SOMERVILLE, MA: Despite the Wednesday announcement that the prominent U.S. “ex-gay” organization Exodus International would be closing its doors permanently, a vibrant global network remains committed to the discredited project of converting LGBTQ people into heterosexuals through conservative Christian ministry and pseudo-scientific psychotherapies.
Exodus International, in spite of its name, is only the founding North American branch of the Exodus Global Alliance, which since 1995 has expanded across several continents. While Exodus International’s closure is a victory for LGBTQ rights and safety and a blow to the “ex-gay” movement, human rights defenders must continue to challenge this harmful global network.
The Global Alliance, claiming that “change is possible,” continues to operate in Latin America, Asia, and even cites affiliated ministries in the U.S. and Canada, which still support the effectiveness of ex-gay therapy. Last year, after Exodus International Executive Director Alan Chambers rejected the existence of a “cure” for homosexuality and said that “99.9 percent of Exodus participants have not experienced a change in their orientation,” dissenting member organizations and individuals broke away to form the Restored Hope Network.
“I am so thankful that Restored Hope Network exists at this time to continue the message of transformation and new life in Christ,” stated Frank Worthen, co-founder of both Exodus International and the Restored Hope Network, in a press release on Exodus International’s closure. The breakaway organization is currently hosting its second annual conference.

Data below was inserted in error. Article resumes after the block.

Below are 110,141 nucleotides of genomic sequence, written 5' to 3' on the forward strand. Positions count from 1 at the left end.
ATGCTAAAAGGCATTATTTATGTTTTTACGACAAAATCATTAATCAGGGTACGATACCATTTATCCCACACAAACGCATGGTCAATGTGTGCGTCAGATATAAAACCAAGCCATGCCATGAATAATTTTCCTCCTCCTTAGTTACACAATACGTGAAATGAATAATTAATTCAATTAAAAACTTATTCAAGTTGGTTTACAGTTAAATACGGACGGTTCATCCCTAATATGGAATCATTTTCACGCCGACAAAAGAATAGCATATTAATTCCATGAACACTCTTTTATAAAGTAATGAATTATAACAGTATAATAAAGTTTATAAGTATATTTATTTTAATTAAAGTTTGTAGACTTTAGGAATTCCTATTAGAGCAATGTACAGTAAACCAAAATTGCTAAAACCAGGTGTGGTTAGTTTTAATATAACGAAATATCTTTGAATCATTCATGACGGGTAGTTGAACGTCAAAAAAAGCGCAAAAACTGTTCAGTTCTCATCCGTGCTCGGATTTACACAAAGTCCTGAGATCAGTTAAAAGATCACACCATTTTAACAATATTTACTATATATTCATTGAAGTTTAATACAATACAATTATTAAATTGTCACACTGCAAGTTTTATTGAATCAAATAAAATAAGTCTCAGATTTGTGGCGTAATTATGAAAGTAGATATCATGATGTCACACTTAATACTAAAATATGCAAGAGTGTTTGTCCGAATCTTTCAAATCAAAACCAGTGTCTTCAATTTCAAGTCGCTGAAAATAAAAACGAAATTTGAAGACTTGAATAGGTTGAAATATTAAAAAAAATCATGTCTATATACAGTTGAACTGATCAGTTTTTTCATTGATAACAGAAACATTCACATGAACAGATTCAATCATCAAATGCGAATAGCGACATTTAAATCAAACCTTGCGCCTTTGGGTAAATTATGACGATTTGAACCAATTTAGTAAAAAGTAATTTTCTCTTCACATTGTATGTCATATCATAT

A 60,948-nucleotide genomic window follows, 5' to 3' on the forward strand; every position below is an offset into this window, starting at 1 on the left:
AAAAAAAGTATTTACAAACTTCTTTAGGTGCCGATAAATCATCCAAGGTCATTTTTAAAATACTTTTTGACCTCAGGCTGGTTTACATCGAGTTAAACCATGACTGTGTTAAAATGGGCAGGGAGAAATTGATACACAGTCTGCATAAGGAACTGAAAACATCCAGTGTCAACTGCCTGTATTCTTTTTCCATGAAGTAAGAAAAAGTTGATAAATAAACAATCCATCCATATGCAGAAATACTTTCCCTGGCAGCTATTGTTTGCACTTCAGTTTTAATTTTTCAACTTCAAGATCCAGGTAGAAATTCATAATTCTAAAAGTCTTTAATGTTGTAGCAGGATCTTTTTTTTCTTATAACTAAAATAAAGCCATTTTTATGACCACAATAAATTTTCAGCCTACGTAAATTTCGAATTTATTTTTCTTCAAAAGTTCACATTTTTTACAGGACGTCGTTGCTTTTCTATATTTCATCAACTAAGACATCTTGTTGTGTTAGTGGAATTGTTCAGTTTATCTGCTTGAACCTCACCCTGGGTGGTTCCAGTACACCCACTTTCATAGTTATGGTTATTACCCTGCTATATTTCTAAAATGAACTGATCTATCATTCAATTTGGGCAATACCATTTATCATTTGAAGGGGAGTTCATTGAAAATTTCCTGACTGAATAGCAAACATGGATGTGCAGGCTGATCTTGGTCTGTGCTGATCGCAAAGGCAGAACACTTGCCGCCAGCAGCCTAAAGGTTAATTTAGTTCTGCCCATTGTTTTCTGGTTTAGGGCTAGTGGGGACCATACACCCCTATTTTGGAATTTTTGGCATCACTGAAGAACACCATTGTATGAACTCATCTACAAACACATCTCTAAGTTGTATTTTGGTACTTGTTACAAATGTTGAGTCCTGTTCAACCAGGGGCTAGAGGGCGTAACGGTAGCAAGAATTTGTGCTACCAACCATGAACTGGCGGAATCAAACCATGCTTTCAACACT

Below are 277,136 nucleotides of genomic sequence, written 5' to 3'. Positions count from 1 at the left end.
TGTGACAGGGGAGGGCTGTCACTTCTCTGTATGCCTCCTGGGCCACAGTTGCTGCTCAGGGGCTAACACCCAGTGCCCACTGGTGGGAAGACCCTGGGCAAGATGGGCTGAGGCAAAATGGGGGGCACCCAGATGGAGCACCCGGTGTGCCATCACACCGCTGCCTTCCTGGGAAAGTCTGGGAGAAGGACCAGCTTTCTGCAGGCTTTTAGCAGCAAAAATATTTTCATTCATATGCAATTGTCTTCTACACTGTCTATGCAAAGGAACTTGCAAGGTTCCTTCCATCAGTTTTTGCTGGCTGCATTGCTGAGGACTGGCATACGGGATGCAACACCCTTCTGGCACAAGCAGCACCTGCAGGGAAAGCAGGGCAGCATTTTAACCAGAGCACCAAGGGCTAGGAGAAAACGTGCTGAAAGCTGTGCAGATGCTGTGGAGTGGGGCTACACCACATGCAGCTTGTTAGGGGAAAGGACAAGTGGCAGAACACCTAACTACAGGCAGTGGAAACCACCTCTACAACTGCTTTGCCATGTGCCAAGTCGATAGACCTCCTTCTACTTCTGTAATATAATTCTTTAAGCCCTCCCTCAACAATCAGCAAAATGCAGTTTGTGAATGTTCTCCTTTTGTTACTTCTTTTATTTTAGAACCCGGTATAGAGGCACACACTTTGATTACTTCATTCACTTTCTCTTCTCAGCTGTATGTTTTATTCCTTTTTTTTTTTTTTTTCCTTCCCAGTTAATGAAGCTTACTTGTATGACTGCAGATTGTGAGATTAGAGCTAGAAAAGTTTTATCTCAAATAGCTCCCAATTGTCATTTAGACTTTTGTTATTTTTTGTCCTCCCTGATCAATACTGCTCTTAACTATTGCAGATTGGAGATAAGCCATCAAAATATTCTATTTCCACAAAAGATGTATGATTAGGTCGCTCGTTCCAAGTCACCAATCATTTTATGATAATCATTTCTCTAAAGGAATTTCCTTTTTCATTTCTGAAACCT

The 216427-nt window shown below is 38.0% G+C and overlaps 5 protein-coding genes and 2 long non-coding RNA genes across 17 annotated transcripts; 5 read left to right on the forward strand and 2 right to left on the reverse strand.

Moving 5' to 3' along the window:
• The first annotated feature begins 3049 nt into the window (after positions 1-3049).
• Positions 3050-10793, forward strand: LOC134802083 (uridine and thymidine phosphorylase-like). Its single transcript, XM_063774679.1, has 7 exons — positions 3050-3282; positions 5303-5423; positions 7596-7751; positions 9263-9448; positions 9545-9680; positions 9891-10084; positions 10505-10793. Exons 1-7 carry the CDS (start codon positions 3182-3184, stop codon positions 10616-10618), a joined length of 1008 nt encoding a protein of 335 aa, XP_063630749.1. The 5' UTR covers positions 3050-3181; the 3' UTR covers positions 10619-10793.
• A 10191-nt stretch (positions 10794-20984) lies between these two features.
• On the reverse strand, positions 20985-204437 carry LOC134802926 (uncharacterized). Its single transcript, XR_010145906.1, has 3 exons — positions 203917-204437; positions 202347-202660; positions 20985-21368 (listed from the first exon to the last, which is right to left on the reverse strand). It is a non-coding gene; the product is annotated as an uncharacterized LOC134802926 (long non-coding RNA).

A recent report by Political Research Associates (PRA), The Ex-Gay Movement in Latin America, exposes the harm perpetrated by Exodus Global Alliance organizations, particularly in Brazil, Mexico, and Argentina. In Brazil, for example, conservatives in the national congress are attempting to overturn a ban on sexuality conversion therapies established by the country’s regulatory psychological association.
While schisms and differences of opinion exist within the global “ex-gay” movement, it nonetheless continues to use Exodus and affiliated groups, like the U.S. based Living Waters/Aguas Vivas, to peddle dangerous myths about homosexuality as a sinful and curable condition.
Exodus Global Alliance and the concept of “ex-gay” therapy have also made inroads beyond the Christian Right and into more mainstream evangelical bodies, such as the Lausanne Movement associated with Billy Graham. Such ideology poses a grave danger to LGBTQ individuals even on continents where Exodus Global is less involved, such as Africa.
“The claim that gays can and should be ‘healed’ is repeated by such antigay Ugandan pastors as Archbishop Henry Orombi … and Martin Ssempa, and politicians like David Bahati, the sponsor of Uganda’s ‘Kill the Gays’ bill,” wrote PRA researcher Rev. Kapya Kaoma, author of two groundbreaking reports on the U.S. Christian Right in Africa. “As the Christian Right’s anti-LGBTQ agenda continues to spread globally, we must have a unified and vigilant approach to stopping it.”
For background on the ex-gay movement and Exodus International, see PRA’s 1998 report, co-authored with the National Gay and Lesbian Task Force and Equal Partners in Faith, Calculated Compassion: How the Ex-Gay Movement Serves the Right’s Attack on Democracy (PDF).